Between conventions and store games I do a decent amount of my DMing on the road, and over the years I’ve built up a kit-list that helps me strikes a balance between ease of transport and running a fully-featured game.
This came in handy last weekend, when a sudden change to my diary meant I could hop on the train to Birmingham, UK, and run a couple D&D 5E games at a small one-day convention known as Spaghetti ConJunction. The show went well and my DMing kit did everything I wanted.
When it came time to unpack all the gear, I thought that some folks may be interested to see what I stuff into the bag and lug across town every time I DM.
First of all, one of the most important parts of setting up my kit is ensuring that it can all fit in my backpack. It’s a cheap, reliable Amazon Basics bag that meets all my requirements, namely:
- Laptop/tablet compartment
- Bottle holder
- Small front compartment
The Human Element
Or, the practical stuff I need to live and not be a gross, sweaty monster in a small room with my players.
These are the things that live in that front pocket and bottle holder. They have nothing to do with running an RPG, but play vital roles in keeping my electronics running and my body reasonably presentable. Many conventions and stores can get hot and sticky, so a decent deodorant is vital. And if I have a water bottle I’ll usually stick to tap water rather than blowing cash on over-priced drinks.
From right to left we have:
- Water bottle
- Charger base
- USB Micro B cable (for Kindle Fire tablet)
- Lightning cable (for iPhone)
Little Boxes / On the Hillside
These are all the little things that just help a game run a little smoother. None of them are particularly vital in most cases, but they’re nice to have.
The box of 2cm cubes is my constant companion when running adventures using a grid. Most of the time they stand in for monsters (one for small creatures, two stacked up for medium, a two-by-two square for large, etc) but they also pull double-duty as trees, rocks and tables.
While the monsters are all represented by cubes, the heroes get to choose from a stack of Pathfinder Pawns. Their little box is divided up into four sections, breaking down the heroic-looking characters by gender and whether they look more martial or arcane. It’s not an exact science, but most players seem to be able to pick out a likely pawn within a minute or so.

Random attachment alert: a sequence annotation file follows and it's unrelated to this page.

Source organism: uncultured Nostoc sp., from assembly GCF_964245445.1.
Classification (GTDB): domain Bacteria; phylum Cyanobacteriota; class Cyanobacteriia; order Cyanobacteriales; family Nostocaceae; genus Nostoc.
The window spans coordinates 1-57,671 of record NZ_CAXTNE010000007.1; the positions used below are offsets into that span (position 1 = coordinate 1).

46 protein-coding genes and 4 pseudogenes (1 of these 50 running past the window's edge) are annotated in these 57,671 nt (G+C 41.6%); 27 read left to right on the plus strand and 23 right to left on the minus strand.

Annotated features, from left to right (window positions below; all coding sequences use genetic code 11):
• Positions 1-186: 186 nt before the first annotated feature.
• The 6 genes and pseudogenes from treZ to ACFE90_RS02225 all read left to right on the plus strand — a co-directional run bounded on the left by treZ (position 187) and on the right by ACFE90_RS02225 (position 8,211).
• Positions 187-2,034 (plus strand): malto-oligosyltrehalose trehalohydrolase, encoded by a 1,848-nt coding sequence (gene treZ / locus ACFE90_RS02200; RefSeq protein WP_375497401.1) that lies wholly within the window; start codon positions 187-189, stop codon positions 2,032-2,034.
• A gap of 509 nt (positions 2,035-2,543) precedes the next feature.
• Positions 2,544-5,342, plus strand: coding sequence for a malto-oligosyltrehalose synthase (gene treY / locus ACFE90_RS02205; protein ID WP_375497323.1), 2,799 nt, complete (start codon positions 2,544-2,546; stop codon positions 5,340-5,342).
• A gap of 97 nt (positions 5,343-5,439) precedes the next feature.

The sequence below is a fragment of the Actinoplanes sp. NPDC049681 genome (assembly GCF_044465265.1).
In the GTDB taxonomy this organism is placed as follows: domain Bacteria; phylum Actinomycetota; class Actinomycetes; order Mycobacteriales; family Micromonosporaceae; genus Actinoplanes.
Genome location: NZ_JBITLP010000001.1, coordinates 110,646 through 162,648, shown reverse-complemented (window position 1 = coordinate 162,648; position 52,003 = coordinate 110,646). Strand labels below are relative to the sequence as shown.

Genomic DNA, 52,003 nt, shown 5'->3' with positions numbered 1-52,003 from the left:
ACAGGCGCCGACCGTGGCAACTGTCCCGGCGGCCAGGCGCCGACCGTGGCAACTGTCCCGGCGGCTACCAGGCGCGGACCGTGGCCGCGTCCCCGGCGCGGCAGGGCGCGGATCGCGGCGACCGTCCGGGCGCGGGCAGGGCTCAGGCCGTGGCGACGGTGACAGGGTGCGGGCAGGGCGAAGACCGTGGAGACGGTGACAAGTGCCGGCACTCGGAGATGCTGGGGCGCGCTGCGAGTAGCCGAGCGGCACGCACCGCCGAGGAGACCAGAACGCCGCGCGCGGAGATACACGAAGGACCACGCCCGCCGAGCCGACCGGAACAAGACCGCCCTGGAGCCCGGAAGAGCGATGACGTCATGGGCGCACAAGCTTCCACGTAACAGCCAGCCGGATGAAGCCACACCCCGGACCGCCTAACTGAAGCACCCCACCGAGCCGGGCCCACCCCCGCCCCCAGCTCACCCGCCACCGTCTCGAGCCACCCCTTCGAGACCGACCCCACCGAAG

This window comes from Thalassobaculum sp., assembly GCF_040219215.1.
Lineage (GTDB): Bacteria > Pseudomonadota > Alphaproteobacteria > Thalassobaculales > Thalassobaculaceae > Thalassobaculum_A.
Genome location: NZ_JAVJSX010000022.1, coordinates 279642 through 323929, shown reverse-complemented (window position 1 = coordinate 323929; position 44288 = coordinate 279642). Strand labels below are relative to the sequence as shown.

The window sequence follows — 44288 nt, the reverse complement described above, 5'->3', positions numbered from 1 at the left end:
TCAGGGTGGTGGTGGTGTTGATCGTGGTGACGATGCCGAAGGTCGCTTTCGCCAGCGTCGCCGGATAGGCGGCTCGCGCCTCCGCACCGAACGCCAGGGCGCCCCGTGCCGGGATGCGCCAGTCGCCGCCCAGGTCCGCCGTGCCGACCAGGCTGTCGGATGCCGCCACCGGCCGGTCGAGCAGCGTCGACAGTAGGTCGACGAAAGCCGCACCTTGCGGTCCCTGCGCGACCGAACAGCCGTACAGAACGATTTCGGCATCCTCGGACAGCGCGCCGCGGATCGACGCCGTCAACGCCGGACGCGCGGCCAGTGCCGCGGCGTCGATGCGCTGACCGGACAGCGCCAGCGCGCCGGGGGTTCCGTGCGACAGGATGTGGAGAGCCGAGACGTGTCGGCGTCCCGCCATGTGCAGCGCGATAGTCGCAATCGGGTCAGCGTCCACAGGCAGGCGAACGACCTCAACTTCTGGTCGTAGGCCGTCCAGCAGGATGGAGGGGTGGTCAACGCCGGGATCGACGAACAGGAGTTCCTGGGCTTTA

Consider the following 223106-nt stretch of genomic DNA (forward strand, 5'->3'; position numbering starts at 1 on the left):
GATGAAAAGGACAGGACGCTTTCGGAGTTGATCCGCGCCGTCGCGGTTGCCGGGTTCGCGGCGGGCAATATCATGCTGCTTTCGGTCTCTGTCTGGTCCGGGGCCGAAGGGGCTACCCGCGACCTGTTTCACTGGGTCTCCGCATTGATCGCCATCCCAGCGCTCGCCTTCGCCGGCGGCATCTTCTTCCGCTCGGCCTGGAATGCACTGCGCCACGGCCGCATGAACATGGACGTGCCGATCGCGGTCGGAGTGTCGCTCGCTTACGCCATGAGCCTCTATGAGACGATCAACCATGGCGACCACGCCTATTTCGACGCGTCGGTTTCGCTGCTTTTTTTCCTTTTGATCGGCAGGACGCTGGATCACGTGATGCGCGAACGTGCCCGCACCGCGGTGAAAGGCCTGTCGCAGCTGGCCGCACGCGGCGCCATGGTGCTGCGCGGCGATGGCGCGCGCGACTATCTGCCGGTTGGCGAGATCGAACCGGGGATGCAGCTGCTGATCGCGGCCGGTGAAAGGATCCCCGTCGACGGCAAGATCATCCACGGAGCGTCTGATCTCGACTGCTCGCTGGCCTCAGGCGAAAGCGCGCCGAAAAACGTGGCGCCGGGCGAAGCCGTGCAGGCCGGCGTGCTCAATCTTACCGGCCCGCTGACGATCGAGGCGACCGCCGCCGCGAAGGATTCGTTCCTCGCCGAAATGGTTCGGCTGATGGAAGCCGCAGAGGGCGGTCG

From right to left we have:
- Box of 2cm cubes
- Whiteboard/dry-erase markers
- Box of heroic-looking Pathfinder pawns
- Eraser with more markers
- Big bag of polyhedral dice sets
- DMing kit
Okay, including a DMing kit within another DMing kit might be cheating. Allow me to break it down a little further by cracking the kitbox open and showing you what’s inside.
From right to left, we have:
- Laser pointer (rarely used, but handy at big tables when we’re using grids)
- Poker chips and tokens for marking inspiration, etc
- Pathfinder Pawn bases, both medium/small and large
- Big stack of d6’s (for when the wizard takes half an hour to roll fireball damage)
- Poly sets (for the DM to use/hand out to anyone who needs extra dice)
- Golf pencils
- Erasers & sharpener
The Big Guns
The final collection of things wedged into my DMing backpack are the big, bulky items that I need to run games.
Most of these should be pretty obvious, but I want to call out the Loke Big Book of Battle Mats in particular. It’s a really neat idea that you can read all about in a review here, and has made running grid-based combat much, much simpler.
The Kindle Fire is a recent addition to the kit, but being able to load up adventures and notes in PDF form and crack it out at the table is very much welcome. It’s also pretty good for entertainment on the train ride home.
From right to left:
- Clipboards with stats, pre-gen characters and other notes for individual games.
- Dice tray from DnDice
- D&D 5E Player’s Handbook
- Kindle Fire 10
- Loke Big Book of Battle Mats
Do you have a similar kit that you use on the road? Is there anything you think I’m missing?
2 Comments Add yours
I love the cubes! Where could I pick up some of my own?
Of course, as soon as I part I found some on Amazon as “education linking cubes”, either as 3/4 inches, 0.8 inches, or similar.
Thanks for the article!